Understanding optronic sensors and related sensor systems is essential to understanding the design and operation of a large number of defence systems. Hence this six-part article series starts with an overview of these sensors.
Optronic sensors constitute the heart of a variety of systems ranging from simple gadgets like light meters to the most complex of military systems like precision-guided munitions, laser rangefinders, target trackers, remote sensing systems, navigation sensors, sniper and explosive detectors, fibre-optic and laser-based communication systems, night vision devices, Lidar and spectroscopic sensors. While individual photosensors such as PIN photodiodes and avalanche photodiodes find applications in military optronic systems including laser rangefinders and target designators, Lidar sensors and navigation sensors, sensor arrays such as complementary metal-oxide semiconductor (CMOS), charge-coupled device and avalanche photodiodes are at the core of imaging sensor systems including Ladar sensors, night vision devices, laser and imaging infrared seekers.
Types of photosensors
Photosensors are classified into two major categories: Photoelectric and thermal. Photoelectric sensors are further of two types: Devices that depend on the external photo effect for their operation and devices that make use of some kind of internal photo effect.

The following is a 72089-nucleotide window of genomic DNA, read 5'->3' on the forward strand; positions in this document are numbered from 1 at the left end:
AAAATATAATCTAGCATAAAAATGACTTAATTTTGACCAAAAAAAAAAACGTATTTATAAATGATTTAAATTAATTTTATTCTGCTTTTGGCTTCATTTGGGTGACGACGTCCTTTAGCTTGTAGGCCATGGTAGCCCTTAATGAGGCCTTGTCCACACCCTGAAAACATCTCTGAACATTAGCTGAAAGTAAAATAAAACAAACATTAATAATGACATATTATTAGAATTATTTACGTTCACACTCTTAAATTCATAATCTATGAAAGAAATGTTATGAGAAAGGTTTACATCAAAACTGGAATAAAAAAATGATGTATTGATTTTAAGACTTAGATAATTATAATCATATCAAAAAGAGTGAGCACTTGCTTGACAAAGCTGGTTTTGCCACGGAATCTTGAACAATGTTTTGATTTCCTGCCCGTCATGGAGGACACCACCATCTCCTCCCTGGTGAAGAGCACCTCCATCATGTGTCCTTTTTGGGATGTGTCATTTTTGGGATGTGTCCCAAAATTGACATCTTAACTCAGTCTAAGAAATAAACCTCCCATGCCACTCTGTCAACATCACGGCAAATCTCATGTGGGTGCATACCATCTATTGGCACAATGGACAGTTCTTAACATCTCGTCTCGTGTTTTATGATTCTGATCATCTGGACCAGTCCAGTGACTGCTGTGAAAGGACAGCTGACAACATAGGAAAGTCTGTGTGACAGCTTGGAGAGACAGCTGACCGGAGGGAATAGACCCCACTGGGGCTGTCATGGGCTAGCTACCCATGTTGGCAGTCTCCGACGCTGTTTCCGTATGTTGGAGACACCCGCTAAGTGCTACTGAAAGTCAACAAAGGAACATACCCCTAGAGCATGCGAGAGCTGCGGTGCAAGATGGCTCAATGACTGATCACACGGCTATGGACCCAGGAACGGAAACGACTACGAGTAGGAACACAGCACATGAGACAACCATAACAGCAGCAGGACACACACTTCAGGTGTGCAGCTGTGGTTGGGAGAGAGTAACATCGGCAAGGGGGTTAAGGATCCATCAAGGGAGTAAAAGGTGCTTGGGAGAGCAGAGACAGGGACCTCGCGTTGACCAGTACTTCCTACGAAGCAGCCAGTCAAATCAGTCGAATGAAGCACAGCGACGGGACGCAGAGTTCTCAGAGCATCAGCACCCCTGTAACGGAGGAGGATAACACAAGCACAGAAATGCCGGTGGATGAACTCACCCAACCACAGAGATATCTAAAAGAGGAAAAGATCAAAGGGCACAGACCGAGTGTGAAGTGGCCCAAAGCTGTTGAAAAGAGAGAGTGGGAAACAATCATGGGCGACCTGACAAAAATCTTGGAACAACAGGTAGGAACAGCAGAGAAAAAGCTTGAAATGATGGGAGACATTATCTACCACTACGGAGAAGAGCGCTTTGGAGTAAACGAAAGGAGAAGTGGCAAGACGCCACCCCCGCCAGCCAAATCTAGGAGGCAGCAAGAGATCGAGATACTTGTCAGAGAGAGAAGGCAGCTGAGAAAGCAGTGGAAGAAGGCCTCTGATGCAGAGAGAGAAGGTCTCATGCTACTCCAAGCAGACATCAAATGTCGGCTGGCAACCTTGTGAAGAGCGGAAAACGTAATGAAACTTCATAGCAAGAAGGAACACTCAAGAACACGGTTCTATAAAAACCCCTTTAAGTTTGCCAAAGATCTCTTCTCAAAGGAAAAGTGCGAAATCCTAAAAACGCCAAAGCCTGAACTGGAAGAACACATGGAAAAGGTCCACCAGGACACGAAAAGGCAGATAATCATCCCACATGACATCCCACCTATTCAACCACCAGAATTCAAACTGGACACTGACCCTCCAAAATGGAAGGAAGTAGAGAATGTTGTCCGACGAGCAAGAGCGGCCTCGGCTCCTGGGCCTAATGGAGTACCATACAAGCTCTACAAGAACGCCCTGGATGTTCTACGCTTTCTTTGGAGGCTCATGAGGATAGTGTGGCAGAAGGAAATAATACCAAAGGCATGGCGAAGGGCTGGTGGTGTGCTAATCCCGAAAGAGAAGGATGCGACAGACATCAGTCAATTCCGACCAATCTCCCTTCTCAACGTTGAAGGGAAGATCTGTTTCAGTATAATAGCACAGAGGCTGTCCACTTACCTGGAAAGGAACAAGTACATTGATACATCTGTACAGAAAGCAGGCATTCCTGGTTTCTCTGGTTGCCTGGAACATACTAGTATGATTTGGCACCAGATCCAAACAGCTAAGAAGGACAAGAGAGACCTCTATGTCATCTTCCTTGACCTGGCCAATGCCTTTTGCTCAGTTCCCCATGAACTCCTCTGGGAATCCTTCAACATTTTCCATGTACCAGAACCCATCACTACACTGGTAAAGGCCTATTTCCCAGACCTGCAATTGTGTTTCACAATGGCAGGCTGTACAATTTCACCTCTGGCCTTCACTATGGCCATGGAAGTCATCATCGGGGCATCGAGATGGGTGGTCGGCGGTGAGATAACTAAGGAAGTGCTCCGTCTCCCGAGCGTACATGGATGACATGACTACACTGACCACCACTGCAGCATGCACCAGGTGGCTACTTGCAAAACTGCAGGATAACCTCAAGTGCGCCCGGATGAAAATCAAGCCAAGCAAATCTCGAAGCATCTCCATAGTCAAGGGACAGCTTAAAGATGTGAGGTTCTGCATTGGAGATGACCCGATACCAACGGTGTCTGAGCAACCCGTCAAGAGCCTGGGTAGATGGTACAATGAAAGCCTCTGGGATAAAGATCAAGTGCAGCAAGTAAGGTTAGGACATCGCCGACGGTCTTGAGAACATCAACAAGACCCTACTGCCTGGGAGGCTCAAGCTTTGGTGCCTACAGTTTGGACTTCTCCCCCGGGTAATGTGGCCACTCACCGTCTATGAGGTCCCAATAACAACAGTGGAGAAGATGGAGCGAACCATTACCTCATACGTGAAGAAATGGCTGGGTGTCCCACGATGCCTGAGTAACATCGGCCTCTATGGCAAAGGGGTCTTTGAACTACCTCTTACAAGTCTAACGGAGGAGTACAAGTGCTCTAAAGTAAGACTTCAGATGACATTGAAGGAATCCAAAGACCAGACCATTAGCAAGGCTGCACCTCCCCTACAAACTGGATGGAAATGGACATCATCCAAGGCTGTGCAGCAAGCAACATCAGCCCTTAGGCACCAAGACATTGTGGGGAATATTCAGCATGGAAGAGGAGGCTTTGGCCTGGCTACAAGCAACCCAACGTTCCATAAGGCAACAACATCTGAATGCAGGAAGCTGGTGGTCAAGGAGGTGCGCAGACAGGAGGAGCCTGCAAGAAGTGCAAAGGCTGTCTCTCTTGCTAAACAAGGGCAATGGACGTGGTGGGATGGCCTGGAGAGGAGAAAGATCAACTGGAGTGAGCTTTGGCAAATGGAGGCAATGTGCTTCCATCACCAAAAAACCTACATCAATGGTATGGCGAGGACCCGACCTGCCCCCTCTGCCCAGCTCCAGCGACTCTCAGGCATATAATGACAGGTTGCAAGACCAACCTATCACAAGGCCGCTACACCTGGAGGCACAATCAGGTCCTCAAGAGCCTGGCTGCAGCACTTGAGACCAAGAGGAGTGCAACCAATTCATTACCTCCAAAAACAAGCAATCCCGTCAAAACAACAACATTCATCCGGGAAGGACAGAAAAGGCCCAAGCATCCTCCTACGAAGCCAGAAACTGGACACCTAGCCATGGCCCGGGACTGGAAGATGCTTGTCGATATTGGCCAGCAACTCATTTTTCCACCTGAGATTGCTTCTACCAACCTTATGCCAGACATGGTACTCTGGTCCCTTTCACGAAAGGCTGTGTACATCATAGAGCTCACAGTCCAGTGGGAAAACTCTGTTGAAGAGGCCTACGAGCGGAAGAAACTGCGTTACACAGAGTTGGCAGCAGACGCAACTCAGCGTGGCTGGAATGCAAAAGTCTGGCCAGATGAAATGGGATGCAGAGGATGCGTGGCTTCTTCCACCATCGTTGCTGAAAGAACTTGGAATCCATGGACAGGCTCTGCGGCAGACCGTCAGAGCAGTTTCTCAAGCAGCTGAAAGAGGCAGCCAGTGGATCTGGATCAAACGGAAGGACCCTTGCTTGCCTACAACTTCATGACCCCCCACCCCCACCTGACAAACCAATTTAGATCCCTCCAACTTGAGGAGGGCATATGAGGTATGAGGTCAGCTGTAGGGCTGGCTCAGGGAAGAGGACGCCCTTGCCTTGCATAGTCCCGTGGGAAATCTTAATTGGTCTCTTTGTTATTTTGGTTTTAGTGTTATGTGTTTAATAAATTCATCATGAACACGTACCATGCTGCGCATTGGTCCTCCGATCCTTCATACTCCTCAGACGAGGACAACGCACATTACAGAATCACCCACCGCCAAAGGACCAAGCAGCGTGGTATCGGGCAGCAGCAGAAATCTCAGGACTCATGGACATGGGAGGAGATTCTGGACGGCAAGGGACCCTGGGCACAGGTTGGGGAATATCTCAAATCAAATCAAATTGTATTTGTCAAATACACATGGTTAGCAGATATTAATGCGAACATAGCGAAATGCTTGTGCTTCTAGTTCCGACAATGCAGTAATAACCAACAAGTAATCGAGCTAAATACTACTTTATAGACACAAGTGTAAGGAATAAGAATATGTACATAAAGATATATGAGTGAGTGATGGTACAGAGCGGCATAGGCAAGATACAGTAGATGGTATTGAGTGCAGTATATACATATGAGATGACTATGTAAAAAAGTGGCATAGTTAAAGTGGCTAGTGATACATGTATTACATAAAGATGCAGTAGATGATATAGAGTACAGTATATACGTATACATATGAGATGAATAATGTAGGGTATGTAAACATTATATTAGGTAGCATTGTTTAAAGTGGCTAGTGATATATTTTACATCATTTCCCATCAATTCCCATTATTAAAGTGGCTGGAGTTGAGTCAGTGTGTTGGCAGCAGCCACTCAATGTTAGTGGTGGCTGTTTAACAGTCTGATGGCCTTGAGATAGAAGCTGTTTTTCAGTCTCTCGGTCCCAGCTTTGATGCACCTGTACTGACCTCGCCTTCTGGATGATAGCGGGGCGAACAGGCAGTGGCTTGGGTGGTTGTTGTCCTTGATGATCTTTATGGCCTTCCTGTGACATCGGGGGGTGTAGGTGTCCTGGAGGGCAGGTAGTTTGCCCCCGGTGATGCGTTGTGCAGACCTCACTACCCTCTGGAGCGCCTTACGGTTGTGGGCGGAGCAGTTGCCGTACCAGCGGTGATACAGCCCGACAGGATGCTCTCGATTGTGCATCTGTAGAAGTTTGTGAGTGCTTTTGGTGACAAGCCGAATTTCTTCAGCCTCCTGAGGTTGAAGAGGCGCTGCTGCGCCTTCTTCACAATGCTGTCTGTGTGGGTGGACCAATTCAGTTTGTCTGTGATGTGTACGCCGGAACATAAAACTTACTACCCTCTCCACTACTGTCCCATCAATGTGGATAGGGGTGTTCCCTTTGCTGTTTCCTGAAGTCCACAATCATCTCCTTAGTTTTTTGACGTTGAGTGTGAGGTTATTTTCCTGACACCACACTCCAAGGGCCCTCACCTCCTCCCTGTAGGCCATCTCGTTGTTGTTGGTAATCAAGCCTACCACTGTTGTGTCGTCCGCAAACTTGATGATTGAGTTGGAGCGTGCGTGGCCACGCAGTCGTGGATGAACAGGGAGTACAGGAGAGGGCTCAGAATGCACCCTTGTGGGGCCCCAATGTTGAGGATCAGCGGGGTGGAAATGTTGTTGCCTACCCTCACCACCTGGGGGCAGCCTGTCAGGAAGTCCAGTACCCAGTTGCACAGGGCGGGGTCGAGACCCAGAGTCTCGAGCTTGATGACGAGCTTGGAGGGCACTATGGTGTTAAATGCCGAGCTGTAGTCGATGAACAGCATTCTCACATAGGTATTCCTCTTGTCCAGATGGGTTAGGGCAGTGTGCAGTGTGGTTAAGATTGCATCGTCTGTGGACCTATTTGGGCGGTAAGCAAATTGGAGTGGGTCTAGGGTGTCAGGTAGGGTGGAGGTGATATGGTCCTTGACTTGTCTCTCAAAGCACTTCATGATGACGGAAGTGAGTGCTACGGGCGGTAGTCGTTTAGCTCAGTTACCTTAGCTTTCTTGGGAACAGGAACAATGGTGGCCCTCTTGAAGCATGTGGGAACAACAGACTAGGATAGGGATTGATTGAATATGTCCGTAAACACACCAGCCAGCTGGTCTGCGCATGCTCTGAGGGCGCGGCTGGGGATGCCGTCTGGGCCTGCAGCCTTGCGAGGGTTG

Photo-emissive sensors are based on external photo effect. Common photo-emissive sensors include non-imaging sensors such as vacuum photo cells and photomultiplier tubes, and imaging sensors such as image intensifier tubes.
Photoconductors and junction-type photosensors use internal photo effect. Photoconductors are bulk semiconductor devices whose resistance decreases with increase in incident light intensity. These are also known by the name of photoresistors, light-dependent resistors and photocells.
Junction-type photosensors are further amplifying and non-amplifying type. Amplifying-type junction photosensors include phototransistors, photothyristors and photo-field-effect transistors (FETs). Non-amplifying types of junction photosensors include photodiodes, solar cells, CMOS and charge-coupled devices. CMOS and charge-coupled device are imaging sensors. The category of thermal sensors includes thermocouple (or thermopile) type sensors, bolometric sensors and pyroelectric sensors.